W2565 TO ISAAC B. MCQUESTEN from William Dunn
Oct 12 1883
To: Isaac Baldwin McQuesten Hamilton, Ont.
From: Cooper Institute New York,
When I wrote you last I expected to be at the "American Institute" this week. But the arrangements of acting for another party as well as myself could not be effected on account of the "Fair Authorities" refusing to agree to the scheme. The proposition was to put a Cider Mill on Exhibition, and work it and sell the products in the Building. There was no objection to having the mill put in, or to making the Cider but would not allow selling it. Consequently the idea had to be abandoned because running the Mill under these conditions would be a heavy expense instead of a source of profit. There is another party who wishes me to overlook his exhibit in connection with my own. Whether I can do so or not it is impossible to say, as I hope to be very busy looking after the Setts &c. I intend entering the Setts, Trimmer and a Device for Brazing Band Saws.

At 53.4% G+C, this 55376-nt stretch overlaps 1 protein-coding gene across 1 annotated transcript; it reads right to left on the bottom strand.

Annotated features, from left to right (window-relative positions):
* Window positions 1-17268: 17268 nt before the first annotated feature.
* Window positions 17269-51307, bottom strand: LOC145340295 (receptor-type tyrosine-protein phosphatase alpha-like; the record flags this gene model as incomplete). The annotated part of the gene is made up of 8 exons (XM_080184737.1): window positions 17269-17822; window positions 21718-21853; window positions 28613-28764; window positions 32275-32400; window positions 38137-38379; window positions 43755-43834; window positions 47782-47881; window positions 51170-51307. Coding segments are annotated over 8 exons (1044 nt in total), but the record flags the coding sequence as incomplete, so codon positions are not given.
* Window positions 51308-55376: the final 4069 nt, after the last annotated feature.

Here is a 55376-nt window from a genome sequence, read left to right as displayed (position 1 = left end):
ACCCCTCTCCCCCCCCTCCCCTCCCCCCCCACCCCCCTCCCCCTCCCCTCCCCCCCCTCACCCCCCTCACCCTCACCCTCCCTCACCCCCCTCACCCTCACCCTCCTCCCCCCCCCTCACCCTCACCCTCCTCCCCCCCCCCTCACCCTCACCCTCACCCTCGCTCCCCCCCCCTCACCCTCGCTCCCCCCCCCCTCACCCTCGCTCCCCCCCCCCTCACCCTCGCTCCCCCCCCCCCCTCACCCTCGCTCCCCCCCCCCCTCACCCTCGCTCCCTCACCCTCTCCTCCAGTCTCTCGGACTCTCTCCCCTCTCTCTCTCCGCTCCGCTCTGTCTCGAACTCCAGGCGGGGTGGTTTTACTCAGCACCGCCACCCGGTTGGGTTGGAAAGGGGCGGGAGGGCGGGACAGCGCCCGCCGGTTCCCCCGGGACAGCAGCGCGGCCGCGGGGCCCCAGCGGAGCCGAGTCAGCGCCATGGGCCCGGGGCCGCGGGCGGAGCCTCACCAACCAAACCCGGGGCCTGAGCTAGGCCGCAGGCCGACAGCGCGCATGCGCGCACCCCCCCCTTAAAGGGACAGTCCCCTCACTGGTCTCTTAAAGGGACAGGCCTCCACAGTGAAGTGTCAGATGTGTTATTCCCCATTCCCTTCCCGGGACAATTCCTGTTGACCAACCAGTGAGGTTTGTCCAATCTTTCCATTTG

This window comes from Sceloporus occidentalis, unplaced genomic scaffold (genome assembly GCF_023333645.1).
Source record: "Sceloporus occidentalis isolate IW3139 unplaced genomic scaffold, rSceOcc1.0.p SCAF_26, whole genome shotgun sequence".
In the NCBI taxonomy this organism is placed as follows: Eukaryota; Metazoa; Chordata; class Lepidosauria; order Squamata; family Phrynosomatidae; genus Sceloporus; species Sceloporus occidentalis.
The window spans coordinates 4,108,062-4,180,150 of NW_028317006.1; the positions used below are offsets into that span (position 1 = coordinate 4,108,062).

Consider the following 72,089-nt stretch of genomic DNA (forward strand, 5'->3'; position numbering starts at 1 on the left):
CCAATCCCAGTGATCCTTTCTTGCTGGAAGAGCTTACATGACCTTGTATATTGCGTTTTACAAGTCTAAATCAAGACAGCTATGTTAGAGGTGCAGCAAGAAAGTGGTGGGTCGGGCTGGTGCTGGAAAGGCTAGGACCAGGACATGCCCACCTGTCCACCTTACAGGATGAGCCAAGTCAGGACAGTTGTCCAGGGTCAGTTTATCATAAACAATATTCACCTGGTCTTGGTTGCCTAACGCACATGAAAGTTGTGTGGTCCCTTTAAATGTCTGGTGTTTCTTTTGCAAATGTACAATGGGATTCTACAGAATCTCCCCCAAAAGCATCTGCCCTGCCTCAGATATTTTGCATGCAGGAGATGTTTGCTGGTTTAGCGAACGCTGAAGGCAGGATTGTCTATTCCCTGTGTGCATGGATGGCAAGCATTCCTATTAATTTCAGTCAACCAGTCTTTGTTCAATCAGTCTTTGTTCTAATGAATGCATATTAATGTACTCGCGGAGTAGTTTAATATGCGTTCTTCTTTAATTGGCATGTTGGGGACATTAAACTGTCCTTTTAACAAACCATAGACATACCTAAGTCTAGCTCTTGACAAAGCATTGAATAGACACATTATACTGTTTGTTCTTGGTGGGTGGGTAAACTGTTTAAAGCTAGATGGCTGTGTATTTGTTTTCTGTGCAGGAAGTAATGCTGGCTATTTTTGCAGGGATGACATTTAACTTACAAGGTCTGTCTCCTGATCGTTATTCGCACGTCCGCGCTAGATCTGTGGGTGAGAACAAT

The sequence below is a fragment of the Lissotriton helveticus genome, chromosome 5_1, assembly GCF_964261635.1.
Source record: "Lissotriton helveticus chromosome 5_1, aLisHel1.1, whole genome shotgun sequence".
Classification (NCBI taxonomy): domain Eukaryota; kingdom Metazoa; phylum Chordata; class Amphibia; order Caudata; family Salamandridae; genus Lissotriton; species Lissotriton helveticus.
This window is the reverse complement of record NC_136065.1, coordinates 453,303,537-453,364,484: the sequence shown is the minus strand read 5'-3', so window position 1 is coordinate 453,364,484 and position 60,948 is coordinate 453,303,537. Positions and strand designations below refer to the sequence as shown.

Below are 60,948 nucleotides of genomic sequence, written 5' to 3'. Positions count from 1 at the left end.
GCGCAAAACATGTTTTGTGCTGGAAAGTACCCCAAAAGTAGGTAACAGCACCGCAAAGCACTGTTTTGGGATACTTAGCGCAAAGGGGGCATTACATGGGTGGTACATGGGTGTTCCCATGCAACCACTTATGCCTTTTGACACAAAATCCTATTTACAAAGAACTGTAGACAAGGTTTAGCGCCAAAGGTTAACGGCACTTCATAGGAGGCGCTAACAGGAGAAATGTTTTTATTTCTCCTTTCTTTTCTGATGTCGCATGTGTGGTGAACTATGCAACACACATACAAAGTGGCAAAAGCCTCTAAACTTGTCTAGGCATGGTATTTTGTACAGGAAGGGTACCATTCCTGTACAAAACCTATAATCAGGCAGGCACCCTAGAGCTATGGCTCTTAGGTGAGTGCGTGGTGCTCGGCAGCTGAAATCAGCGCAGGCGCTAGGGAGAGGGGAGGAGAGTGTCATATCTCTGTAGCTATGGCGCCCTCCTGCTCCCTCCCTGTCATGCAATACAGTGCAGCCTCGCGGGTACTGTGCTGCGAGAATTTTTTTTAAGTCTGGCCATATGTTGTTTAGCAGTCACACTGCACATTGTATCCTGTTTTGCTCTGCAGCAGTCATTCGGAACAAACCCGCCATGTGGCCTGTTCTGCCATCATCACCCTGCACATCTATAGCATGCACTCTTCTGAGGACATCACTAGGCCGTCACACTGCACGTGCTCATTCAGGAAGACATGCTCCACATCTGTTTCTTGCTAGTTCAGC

This tool I came across in the East and it gave general satisfaction. And a number inquired of me, if I had an article for the purpose. This Brazier I found out was made in a small place in Massachusetts and was merely introduced sufficiently to give it popularity. It is not Patented or at least, after diligent search, I cannot find any trace of it in the Records, and it is not marked on the Machine. Whether it is fair for me to take advantage of this or not is questionable. But I intend getting a lot made and shall improve the device. I know of several parties that want one each and it is only the last few days that I decided to go into the matter. But my late experience has proven to me that to canvas with success a person should be provided with more than one article that is required in any particular line or place of business that the principal article makes necessary to call on.1 I have written to the maker of the Brazier as to what he would charge for a few. Which I could use while the Patterns are being made, but have not heard from him yet. However I hope to have my own out in a week. These Machines complete ought not to cost over 80 cents and I think 65 will cover the cost as they are nothing but light castings with no fitting or finishing. Put together with 4 screws and provided with a Rubber bulb and weighs about 8 pounds in all. Of the utility of the device there is no question, and it does the work, although only $6.00 is charged for it, as well as the [Forges?] that cost from 30 to 50 dollars. This tool has been the means of causing smaller establishments to send their saws when broken out to be repaired, when with this small article the work could be done in 2 or 3 minutes, with but very little practice. To make myself competent to show the advantages of this Brazier, I have spent a part of this week to get instructions from the best men in the City and Brooklyn and have become rather expert at the business.